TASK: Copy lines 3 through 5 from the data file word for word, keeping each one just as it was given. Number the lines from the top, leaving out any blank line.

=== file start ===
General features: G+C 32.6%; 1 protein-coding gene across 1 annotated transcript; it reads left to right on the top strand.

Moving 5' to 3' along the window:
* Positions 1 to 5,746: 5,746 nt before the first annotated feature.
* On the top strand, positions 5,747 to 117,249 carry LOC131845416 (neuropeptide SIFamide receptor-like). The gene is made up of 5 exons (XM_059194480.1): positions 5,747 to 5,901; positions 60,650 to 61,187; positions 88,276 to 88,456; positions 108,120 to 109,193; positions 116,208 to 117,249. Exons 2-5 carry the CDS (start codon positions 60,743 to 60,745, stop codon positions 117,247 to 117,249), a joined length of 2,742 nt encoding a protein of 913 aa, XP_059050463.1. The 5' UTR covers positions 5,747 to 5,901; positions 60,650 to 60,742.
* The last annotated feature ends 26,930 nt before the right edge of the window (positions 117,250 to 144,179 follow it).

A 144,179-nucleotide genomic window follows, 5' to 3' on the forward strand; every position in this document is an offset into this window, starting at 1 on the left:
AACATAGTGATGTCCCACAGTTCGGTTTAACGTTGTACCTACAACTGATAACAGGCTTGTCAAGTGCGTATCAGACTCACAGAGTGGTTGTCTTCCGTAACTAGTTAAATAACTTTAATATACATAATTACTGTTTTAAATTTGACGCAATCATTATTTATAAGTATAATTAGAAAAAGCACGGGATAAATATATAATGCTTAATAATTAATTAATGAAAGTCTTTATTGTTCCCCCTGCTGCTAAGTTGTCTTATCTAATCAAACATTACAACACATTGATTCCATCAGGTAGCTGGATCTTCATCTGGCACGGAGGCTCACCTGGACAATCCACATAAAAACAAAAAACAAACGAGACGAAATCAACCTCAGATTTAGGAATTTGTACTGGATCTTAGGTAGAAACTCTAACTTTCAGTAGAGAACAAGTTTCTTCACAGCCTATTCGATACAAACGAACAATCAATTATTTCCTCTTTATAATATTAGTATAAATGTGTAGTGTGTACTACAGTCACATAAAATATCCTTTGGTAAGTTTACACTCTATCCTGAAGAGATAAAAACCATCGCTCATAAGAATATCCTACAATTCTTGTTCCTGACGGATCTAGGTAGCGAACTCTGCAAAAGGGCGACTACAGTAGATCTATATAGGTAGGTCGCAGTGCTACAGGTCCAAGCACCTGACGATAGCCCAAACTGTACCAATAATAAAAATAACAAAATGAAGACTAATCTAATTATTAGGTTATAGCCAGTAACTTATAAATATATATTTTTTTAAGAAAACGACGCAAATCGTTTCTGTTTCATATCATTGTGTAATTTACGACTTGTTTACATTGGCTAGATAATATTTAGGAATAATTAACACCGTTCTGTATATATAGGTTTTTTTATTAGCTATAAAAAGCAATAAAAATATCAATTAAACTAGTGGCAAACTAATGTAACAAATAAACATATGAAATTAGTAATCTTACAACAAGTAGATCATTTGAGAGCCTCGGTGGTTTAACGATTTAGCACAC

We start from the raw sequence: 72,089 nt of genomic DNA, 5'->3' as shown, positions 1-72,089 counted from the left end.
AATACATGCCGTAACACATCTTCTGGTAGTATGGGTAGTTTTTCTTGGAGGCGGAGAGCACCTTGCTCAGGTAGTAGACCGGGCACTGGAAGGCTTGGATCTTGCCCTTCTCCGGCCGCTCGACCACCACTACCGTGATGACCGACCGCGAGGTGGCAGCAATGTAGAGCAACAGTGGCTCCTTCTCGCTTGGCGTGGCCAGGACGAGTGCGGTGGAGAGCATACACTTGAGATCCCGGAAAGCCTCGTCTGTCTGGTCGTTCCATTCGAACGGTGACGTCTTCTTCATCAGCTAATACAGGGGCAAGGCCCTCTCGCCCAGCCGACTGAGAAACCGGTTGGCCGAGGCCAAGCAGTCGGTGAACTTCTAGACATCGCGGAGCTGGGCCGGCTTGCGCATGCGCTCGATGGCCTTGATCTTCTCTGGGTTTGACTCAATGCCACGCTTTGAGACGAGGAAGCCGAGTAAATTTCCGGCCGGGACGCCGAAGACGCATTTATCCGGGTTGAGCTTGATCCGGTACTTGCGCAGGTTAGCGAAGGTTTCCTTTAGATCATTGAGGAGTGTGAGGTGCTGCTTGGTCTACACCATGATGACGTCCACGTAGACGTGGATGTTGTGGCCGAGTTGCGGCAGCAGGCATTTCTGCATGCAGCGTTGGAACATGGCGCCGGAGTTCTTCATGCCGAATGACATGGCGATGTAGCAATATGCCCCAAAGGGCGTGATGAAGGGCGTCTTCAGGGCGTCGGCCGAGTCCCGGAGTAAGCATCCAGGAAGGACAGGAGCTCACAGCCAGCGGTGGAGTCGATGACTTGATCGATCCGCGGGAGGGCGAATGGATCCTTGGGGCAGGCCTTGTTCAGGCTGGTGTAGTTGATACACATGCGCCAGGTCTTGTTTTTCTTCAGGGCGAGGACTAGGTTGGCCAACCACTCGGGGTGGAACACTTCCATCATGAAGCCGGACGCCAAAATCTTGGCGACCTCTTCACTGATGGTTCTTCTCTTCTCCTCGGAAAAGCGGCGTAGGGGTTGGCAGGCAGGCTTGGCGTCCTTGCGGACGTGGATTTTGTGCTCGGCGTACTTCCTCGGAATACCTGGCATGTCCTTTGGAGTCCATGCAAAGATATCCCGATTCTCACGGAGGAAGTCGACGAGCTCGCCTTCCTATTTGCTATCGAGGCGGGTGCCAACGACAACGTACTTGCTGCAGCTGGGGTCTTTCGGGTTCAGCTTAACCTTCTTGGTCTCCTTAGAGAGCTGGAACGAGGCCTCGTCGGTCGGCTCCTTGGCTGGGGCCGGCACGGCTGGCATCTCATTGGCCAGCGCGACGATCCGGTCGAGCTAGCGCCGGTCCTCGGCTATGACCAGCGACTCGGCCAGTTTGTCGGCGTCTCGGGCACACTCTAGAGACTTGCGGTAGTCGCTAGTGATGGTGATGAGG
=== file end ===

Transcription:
* Positions 1 to 5,746: 5,746 nt before the first annotated feature.
* On the top strand, positions 5,747 to 117,249 carry LOC131845416 (neuropeptide SIFamide receptor-like). The gene is made up of 5 exons (XM_059194480.1): positions 5,747 to 5,901; positions 60,650 to 61,187; positions 88,276 to 88,456; positions 108,120 to 109,193; positions 116,208 to 117,249. Exons 2-5 carry the CDS (start codon positions 60,743 to 60,745, stop codon positions 117,247 to 117,249), a joined length of 2,742 nt encoding a protein of 913 aa, XP_059050463.1. The 5' UTR covers positions 5,747 to 5,901; positions 60,650 to 60,742.
* The last annotated feature ends 26,930 nt before the right edge of the window (positions 117,250 to 144,179 follow it).